Difficulties Seniors Can
Face During the Holiday Season
Holiday Cheer combined with Holiday Sensitivity: Older adults may have difficulty participating in holiday events that others take for granted.
The holidays usher in festive gatherings of friends and family, cross-country road trips, nighttime walks along streets brightened with Christmas lights, sled races down snow-capped hills, and the perennial favorite of building gingerbread houses with frosting trim and peppermint doorknobs.
While children and adults might dive into such active festivities with enthusiasm, seniors may need a hand to participate in such celebrations, hampered by their mobility limitations or their distance from other family members.
Whatever the special considerations, the holidays are a time of love, hope, redemption and compassion. No one should miss out. Creative and thoughtful hearts always find a way to modify holiday traditions so that all can enjoy.
Limited mobility can curb holiday fun
Older adults with specific health conditions might have difficulty participating in holiday events that others take for granted. Snowball fights and building snowmen is not feasible for people with weaker joints or difficulty maintaining balance. Strolls through neighborhoods bedecked with lights and animatronics is just not possible for those with canes and walkers.
Yet with sensitivity and advance planning, there are plenty of ways to accommodate a family’s most senior members through modified activities. Cruise the city lights by car, giving seniors the prime seat on an elevated cushion if need be. Outdoor activities can involve seniors at the start of the event or at its final finishing close. Find safe, seated roles for seniors when it comes to home decorating or holiday cooking and baking.
Missing faraway or absent family members
Through the years families spread their roots across the nation and even world. Exciting though it may be to associate with distant places and cultures, that very distance can complicate gatherings especially during the holidays. In particular, seniors face obstacles when traveling—from buying an online ticket to getting to the airport and boarding the plane. Abrupt changes in climate and altitude can have their own challenges for seniors.
As families become larger, holiday gatherings often split into a handful of smaller, overlapping celebrations requiring even more travel and complicated scheduling for the younger set. For seniors who can’t manage the trip, the holidays can sharpen the pain of separation. It’s poignant to miss opportunities to reconnect and reminisce and see the little ones, all of whom are growing so fast.
One way to overcome the miles is using technology as a bridge. Though it can never be as intimate as in-person hugs and kisses and the warmth of loved ones near, we are blessed as a society to welcome the relative ease of video chats via Google Meet, Zoom or Facetime, amazing and easy tools to connect hearts.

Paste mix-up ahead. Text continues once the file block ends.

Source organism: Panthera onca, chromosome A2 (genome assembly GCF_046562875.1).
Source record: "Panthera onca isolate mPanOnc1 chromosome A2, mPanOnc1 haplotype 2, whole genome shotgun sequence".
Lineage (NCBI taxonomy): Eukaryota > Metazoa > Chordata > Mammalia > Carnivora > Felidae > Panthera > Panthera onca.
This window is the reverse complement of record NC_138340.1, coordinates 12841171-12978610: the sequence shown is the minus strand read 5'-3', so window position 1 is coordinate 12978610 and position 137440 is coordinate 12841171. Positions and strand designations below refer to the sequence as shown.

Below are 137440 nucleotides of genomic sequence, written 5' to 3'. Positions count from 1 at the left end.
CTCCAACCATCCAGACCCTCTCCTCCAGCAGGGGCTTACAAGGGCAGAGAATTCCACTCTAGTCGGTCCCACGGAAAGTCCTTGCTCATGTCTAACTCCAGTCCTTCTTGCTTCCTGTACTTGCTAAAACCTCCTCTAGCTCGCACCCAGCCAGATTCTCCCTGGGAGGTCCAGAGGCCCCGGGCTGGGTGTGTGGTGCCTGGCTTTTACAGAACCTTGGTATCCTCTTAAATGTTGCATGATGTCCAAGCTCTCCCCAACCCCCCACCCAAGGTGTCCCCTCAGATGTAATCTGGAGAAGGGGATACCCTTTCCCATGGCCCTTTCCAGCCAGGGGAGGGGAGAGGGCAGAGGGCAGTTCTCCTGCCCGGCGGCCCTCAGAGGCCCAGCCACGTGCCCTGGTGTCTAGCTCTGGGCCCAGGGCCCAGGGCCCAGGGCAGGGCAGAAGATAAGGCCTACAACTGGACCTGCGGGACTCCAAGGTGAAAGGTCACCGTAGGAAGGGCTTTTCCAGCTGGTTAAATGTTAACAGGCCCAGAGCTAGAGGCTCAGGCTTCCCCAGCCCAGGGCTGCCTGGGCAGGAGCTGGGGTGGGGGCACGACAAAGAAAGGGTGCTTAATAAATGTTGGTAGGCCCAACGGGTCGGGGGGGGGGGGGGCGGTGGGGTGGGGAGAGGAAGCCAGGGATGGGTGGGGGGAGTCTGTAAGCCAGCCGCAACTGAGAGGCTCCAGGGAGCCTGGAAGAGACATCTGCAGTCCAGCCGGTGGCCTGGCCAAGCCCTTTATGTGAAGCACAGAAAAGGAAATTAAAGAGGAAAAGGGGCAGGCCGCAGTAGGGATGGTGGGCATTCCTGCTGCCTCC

Seniors might feel holiday loneliness
The most common struggle for seniors during the holidays (and frankly for all of us at any age) is loneliness. Children and grandchildren are flung across the miles. Spouses and lifelong friends have passed away. Reduced mobility shrinks a person’s life and available options.
For some seniors, watching others in their revelries might stir memories of gatherings no longer remotely possible in their own families.
The good news is loneliness can be eased in any number of ways. There are countless ideas for bringing seniors the warmth of the holidays and the hopeful message it heralds. A quick way to put spark into a senior’s holiday is a handwritten card full of heartful and thoughtful messages or sending a handmade gift that speaks to the senior’s favorites in some sense by virtue of color, scent, texture, interests, memories and collections. Such thoughtful creations will carry the touch and warmth of all who worked on it and will be greatly cherished in the months that follow.
Seniors can be invited to smaller gatherings with relatives who are closer than most—even special one-on-one lunches in holiday venues is a treat to be anticipated and a memory worth treasuring. In fact, some may prefer smaller, more sedate occasions to fully appreciate each person present instead of navigating the chaos of larger gatherings and missing out on deep conversations.
MorningStar Senior Living — Assisted Living Community
If your loved one lives far from family and friends, it could be time to move into an assisted living community nearer to their adult children where they’ll have the constant companionship of fellow seniors and a compassionate service team. At MorningStar Senior Living, a 24/7 team is dedicated to offering healthcare and hospitality services that meet each resident’s social, emotional, physical, and spiritual needs.